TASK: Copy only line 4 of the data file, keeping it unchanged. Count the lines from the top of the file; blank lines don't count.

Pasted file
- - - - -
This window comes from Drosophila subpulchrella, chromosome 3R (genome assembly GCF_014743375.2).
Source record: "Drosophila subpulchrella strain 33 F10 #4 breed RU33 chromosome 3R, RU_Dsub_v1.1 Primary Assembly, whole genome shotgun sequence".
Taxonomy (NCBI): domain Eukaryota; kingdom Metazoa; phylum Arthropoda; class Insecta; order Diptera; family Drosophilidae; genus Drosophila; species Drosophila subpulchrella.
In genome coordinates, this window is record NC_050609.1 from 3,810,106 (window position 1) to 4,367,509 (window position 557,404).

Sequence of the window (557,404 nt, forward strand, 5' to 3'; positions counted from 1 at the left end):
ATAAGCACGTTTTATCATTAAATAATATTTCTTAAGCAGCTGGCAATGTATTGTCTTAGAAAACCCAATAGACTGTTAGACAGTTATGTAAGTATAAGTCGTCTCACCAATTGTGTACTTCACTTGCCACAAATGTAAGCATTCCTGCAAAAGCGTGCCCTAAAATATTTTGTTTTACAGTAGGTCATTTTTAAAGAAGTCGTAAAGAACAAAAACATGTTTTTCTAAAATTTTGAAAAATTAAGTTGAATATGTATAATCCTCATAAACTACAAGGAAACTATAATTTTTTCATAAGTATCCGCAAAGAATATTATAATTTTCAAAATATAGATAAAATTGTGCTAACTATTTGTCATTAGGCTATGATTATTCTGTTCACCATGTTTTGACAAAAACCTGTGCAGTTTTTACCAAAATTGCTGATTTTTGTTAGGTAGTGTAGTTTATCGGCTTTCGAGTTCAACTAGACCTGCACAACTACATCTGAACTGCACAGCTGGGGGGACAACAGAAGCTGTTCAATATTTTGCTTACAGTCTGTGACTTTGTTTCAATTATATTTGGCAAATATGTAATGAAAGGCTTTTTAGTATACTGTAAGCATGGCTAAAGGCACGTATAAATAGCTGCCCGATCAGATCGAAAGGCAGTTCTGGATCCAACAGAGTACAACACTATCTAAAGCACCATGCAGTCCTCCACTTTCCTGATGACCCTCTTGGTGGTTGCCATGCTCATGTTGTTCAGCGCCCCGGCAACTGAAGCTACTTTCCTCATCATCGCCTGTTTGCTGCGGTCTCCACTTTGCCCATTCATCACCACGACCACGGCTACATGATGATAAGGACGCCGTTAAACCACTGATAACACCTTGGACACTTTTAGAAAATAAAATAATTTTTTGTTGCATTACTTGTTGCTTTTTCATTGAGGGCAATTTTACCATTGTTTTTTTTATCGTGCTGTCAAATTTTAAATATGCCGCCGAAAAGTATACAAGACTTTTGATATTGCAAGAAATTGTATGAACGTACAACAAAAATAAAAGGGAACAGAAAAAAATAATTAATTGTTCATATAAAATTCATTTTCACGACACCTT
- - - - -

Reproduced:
In genome coordinates, this window is record NC_050609.1 from 3,810,106 (window position 1) to 4,367,509 (window position 557,404).